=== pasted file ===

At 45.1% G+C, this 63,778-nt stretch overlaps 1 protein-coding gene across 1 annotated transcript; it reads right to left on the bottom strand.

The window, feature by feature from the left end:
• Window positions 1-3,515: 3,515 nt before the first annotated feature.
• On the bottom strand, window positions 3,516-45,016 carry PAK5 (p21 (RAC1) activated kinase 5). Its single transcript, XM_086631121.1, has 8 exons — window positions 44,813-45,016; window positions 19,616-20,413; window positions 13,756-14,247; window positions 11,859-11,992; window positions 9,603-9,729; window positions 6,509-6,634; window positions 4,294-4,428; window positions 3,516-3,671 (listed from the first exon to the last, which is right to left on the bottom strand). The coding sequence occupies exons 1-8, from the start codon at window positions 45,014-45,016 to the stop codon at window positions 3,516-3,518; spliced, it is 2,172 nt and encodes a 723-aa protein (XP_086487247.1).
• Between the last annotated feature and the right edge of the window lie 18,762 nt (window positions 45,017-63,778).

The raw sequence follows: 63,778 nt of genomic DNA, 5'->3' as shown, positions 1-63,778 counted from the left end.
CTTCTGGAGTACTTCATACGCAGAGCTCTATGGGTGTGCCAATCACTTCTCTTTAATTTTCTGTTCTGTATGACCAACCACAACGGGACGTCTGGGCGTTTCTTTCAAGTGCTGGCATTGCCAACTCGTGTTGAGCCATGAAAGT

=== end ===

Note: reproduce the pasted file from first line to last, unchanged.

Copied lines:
At 45.1% G+C, this 63,778-nt stretch overlaps 1 protein-coding gene across 1 annotated transcript; it reads right to left on the bottom strand.

The window, feature by feature from the left end:
• Window positions 1-3,515: 3,515 nt before the first annotated feature.
• On the bottom strand, window positions 3,516-45,016 carry PAK5 (p21 (RAC1) activated kinase 5). Its single transcript, XM_086631121.1, has 8 exons — window positions 44,813-45,016; window positions 19,616-20,413; window positions 13,756-14,247; window positions 11,859-11,992; window positions 9,603-9,729; window positions 6,509-6,634; window positions 4,294-4,428; window positions 3,516-3,671 (listed from the first exon to the last, which is right to left on the bottom strand). The coding sequence occupies exons 1-8, from the start codon at window positions 45,014-45,016 to the stop codon at window positions 3,516-3,518; spliced, it is 2,172 nt and encodes a 723-aa protein (XP_086487247.1).
• Between the last annotated feature and the right edge of the window lie 18,762 nt (window positions 45,017-63,778).

The raw sequence follows: 63,778 nt of genomic DNA, 5'->3' as shown, positions 1-63,778 counted from the left end.
CTTCTGGAGTACTTCATACGCAGAGCTCTATGGGTGTGCCAATCACTTCTCTTTAATTTTCTGTTCTGTATGACCAACCACAACGGGACGTCTGGGCGTTTCTTTCAAGTGCTGGCATTGCCAACTCGTGTTGAGCCATGAAAGT